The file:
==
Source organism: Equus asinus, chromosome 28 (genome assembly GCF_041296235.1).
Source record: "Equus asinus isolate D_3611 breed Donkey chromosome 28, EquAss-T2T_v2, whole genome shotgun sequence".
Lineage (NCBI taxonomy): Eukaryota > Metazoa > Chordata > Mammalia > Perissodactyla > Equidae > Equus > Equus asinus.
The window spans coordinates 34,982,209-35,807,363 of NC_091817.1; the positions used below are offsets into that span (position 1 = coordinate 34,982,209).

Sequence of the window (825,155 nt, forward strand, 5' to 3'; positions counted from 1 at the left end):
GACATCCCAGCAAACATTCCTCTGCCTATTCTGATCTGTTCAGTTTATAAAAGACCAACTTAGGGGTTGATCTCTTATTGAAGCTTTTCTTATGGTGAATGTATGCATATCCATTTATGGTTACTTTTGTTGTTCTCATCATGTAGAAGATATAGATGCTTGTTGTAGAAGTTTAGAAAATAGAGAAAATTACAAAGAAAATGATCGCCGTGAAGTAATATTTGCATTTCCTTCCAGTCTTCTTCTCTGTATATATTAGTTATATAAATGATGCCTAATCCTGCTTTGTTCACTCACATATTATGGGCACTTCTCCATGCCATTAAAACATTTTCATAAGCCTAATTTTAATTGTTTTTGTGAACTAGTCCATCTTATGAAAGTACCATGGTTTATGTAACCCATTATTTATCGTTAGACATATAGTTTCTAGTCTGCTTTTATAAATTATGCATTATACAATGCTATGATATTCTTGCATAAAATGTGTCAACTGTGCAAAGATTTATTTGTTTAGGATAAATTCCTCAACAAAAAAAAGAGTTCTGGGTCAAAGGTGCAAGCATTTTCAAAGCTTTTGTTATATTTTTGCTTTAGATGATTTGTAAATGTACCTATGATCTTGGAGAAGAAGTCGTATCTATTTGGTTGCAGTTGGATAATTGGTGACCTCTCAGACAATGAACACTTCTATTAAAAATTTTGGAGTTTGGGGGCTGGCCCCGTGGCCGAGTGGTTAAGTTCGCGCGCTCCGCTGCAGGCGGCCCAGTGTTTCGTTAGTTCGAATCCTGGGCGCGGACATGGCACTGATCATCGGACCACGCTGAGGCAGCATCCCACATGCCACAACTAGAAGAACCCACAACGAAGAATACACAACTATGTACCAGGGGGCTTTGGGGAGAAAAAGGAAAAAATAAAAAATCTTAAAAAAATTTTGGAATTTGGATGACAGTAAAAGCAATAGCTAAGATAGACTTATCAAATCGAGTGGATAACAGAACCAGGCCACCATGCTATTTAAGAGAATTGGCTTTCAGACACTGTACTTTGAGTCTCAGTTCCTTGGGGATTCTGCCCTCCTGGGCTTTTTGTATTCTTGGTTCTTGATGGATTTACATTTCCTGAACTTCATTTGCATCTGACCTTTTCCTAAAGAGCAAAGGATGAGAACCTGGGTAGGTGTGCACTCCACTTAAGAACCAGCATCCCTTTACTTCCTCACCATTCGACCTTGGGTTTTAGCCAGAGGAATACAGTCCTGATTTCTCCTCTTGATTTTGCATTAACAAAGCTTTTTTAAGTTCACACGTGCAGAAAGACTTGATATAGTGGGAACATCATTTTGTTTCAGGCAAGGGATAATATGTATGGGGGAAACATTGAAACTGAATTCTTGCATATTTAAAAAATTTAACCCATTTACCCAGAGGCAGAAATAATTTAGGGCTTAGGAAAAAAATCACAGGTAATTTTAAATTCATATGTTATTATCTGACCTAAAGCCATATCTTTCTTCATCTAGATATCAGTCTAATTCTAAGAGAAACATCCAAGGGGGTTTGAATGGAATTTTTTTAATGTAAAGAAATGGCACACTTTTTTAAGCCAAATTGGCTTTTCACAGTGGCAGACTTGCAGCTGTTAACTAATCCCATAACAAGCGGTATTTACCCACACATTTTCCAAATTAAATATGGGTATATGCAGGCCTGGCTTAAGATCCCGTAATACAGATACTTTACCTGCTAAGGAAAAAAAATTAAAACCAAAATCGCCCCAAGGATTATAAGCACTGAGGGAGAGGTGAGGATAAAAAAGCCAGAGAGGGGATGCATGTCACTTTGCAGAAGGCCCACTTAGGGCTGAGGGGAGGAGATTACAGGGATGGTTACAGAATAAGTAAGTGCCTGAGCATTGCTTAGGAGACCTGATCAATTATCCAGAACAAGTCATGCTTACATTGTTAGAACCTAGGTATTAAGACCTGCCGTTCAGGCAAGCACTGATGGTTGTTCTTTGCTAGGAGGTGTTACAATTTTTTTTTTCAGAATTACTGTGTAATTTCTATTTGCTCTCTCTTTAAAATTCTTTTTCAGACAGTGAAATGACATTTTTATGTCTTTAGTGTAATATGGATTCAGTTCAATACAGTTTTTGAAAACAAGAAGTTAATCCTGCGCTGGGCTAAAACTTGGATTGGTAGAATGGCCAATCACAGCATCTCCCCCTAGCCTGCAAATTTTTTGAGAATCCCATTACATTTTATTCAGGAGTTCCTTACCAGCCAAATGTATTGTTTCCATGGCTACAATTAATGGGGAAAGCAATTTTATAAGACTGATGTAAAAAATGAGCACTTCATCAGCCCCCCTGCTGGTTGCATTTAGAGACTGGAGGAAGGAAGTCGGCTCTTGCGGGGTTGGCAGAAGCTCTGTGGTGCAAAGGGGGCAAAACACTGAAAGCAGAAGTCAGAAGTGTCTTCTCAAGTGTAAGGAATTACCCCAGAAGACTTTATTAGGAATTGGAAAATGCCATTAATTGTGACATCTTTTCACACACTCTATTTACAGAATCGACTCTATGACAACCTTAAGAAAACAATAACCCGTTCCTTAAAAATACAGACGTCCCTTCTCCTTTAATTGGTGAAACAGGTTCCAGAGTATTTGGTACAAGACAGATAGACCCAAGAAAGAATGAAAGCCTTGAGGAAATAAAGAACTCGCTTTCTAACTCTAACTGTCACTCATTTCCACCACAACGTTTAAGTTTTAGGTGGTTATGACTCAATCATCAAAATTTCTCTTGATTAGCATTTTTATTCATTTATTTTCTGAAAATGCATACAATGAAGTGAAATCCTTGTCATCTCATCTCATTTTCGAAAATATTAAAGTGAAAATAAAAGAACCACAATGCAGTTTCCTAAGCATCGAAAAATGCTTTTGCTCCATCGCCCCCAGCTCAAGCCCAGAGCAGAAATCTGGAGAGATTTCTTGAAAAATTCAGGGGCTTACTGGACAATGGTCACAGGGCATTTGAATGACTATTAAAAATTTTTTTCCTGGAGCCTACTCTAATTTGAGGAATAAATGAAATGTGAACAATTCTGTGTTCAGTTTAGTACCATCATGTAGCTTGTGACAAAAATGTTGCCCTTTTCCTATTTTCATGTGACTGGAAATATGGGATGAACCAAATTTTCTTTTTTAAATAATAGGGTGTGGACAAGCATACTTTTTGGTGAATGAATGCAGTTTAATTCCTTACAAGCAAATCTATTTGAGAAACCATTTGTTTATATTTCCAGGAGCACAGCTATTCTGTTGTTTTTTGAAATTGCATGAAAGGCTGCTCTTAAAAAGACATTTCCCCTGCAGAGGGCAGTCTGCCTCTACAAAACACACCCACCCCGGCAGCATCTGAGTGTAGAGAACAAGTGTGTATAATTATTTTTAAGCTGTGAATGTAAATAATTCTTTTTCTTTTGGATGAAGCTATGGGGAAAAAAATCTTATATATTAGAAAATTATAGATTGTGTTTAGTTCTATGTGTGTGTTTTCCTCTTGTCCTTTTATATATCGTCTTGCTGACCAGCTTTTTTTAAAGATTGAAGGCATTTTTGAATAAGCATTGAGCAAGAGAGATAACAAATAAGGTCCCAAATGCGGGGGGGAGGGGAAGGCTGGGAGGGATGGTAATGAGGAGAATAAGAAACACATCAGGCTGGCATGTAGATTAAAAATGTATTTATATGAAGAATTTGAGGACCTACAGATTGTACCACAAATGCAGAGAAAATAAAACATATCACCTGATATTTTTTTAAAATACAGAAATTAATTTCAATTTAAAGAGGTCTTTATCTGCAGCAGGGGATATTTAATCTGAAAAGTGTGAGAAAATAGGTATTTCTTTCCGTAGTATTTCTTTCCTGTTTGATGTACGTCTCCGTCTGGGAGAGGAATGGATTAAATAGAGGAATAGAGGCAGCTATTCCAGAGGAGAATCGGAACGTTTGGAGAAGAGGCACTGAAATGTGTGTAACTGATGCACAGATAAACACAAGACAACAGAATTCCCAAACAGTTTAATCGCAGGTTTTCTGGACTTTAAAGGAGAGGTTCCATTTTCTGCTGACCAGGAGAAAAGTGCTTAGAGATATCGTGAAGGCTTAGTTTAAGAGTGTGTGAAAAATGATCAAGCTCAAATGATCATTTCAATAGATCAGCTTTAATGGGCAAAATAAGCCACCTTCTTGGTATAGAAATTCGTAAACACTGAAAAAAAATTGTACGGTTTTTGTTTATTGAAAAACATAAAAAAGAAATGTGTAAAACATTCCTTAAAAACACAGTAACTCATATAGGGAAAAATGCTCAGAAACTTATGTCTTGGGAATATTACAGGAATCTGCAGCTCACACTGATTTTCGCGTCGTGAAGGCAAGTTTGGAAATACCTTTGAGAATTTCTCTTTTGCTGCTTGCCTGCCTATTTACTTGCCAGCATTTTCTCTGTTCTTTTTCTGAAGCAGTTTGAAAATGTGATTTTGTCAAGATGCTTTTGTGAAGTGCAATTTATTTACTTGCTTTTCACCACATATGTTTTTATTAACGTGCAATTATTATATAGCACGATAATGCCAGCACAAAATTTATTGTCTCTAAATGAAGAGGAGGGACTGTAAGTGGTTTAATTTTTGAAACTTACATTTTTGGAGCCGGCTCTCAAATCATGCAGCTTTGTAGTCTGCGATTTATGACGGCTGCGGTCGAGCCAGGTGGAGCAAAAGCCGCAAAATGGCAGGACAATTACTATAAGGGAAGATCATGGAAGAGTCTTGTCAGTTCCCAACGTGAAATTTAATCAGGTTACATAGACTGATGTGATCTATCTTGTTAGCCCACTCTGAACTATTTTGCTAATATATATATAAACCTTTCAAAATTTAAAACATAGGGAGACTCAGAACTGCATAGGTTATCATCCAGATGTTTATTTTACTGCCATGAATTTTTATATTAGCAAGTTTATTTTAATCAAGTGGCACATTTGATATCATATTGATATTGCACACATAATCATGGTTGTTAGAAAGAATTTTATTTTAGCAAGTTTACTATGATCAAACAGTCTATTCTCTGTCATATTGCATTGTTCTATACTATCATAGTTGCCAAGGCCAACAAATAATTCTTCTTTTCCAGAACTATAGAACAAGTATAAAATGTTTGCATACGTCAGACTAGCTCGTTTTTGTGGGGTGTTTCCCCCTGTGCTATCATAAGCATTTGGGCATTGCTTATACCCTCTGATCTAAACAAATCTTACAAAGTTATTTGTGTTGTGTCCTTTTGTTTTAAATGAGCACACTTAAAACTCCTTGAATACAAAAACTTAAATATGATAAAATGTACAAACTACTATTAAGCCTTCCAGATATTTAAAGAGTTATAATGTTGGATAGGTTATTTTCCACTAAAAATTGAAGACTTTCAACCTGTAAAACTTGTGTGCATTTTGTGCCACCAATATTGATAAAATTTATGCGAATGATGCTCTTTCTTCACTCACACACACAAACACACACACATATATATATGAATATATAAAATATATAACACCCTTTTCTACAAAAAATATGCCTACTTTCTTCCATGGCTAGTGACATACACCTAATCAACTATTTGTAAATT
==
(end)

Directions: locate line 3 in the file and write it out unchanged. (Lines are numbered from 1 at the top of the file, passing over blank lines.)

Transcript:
Lineage (NCBI taxonomy): Eukaryota > Metazoa > Chordata > Mammalia > Perissodactyla > Equidae > Equus > Equus asinus.